DL News Staff
Minnesota would receive $100 million annually in new taxes if the state allows the Vikings to build a stadium and retail complex, senators heard Wednesday. Team owner Zygi Wilf said the complex would draw a million visitors a year. "The NFL (National Football League) has become a year-around tourist destination," Wilf told the Senate State and Local Government Operations Committee. The panel approved the stadium proposal on a voice vote Wednesday.
Like their philosophical division, fans and foes of a proposed constitutional ban on gay marriage found themselves physically split on Tuesday. With more observers than open seats in the Capitol's largest hearing room, backers and opponents of an effort to let voters weigh in on the definition of marriage were directed to separate overflow rooms to listen as a Senate panel considered - and later voted down - a proposal to protect the traditional definition of marriage in Minnesota. After the nearly three-hour debate the two groups remained at odds over the contentious social issue, but they
Sept. 3, 1930-April 5, 2006 Verna M. Busche, 75, of Dilworth, Minn., died Wednesday, April 5, 2006, at MeritCare Hospital in Fargo. Verna May Eggert, the daughter of Pete J. and Emma Eggert, was born on Sept. 3, 1930, in Fargo. She grew up in the Page, N.D., area. Vema married Gerhardt H. Busche on July 19, 1948 in Detroit Lakes. They lived in Dumont, Minn., until 1955, then moved to Fargo, where they lived for 11 years. Verna worked at the Moorhead Holiday Inn until 1966, when she and Gerhardt bought a farm near Detroit Lakes.
March 11, 1913-April 5, 2006 Dominick Capilongo, 93, of Detroit Lakes, died Wednesday, April 5, 2006 at his home. Dominick Capilongo was born to Natale and Marianna (Iesu) Capilongo on March 11, 1913 in Brooklyn, N.Y. He grew up and attended school at P.S. 17 in Brooklyn. He traveled to Italy in 1929 with the Sons of Italy, and graduated from Boys' High School in Brooklyn in 1931. Dominick attended Ohio University, graduating in 1935. While at Ohio University, he was president of his fraternity, Alpha Phi Delta.
Aug. 4, 1920-April 4, 2006 Harold S. "Bud" Fisher, 85, of Detroit Lakes, died Tuesday, April 4, 2006 at Merit Care Hospital in Fargo. Bud Fisher was born to Henry and Mable (Twaddle) Fisher on Aug. 4, 1920 in Derrick, N.D. As a young boy, he moved to Frazee, where he attended school. He then served in the U.S. Marines during World War II. He served at Iwo Jima and Guam. Following his discharge in 1945, he moved back to Frazee.
Jan. 3, 1943-April 3, 2006 Former White Earth resident James E. Big Bear, 63, of McIntosh, Minn., died Monday, April 3, 2006 at the Mahnomen Health Center in Mahnomen. James Emmanuel Big Bear was born to Charles and Catherine (Rock) Big Bear on Jan. 3, 1943 in White Earth. He was a lifetime resident of the White Earth-Ponsford area. During his working life, he was a welder, mostly working for railroads.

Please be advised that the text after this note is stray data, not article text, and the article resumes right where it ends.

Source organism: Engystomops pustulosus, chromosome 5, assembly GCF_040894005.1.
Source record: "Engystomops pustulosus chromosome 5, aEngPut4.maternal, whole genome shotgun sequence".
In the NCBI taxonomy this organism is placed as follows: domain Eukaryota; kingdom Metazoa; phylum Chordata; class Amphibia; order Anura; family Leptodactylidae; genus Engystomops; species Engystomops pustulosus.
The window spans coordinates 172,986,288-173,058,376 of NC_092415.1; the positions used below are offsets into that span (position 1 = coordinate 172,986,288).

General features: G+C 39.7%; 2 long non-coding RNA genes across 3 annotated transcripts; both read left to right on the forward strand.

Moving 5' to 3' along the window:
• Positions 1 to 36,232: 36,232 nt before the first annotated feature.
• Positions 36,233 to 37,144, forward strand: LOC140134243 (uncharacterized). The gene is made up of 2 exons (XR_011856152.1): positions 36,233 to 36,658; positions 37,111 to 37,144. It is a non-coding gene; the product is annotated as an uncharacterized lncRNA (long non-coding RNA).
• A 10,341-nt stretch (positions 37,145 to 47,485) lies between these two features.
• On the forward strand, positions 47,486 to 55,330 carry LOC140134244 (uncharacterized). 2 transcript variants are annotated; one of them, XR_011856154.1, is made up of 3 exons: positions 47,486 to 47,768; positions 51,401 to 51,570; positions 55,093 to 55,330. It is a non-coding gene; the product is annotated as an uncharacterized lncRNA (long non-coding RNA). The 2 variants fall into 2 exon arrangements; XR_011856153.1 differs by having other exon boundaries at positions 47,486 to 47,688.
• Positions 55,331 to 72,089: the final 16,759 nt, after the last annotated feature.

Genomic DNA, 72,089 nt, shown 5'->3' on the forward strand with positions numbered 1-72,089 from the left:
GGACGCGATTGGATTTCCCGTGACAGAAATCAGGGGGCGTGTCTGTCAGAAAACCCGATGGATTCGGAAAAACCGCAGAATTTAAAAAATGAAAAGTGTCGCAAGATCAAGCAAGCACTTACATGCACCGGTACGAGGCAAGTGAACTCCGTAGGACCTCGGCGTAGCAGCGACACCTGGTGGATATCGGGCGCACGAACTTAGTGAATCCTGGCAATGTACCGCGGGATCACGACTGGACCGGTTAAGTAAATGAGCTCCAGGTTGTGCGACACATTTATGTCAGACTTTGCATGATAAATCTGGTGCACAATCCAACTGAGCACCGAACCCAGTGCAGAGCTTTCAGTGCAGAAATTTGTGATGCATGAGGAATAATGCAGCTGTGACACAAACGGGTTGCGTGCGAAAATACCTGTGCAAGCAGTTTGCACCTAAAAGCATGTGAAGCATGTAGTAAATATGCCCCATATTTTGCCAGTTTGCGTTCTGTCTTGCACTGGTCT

The Constitution Party of Minnesota, along with the Green Party and Libertarian Party, are supporting a state initiative allowing local control of elections for municipalities. Specifically, State Senate File 642 would allow Minnesota cities to adopt alternative voting methods, such as Instant Runoff Voting, or Approval Voting. The bill has passed a Senate committee, but supporters fear it will fail in the Minnesota House of Representatives.
Growing herbs for medicinal purposes can be a very rewarding outdoor activity. By growing their own medicinal herbs, people can feel more connected to the medicine they take while participating in an age-old hobby - gardening. "People are growing herbs now more for pleasure, kind of like growing vegetables," says Chris Hafner, LAc, an associate clinic faculty member at Northwestern Health Sciences University in Bloomington, Minn.
The U.S. Geological Survey has released Pesticides in the Nation's Streams and Ground Water, 1992-2001, a ten-year survey of the contamination caused by pesticide use in agriculture and urbanized areas. Every year, nearly one billion pounds of pesticides, many of which are linked to cancer, birth defects, neurological disorders, and environmental impacts, are used in the U.S., much of it ending up in our nation's waterways. When pesticides are applied on fields, gardens, parks and lawns, a percentage of the chemicals end up drifting or running off the treated site.
Park Rapids resident Carol Ashley is fairly certain she knows the cause of her sickness, but may never know for sure. Ashley says about once a year, she is bedridden with illness, she believes from drifting pesticides used on fields near her home. But she has been met with resistance when trying to determine exactly what chemicals she's sensitive to. "RDO has been pretty good with me about individual pesticides on individual days," she said.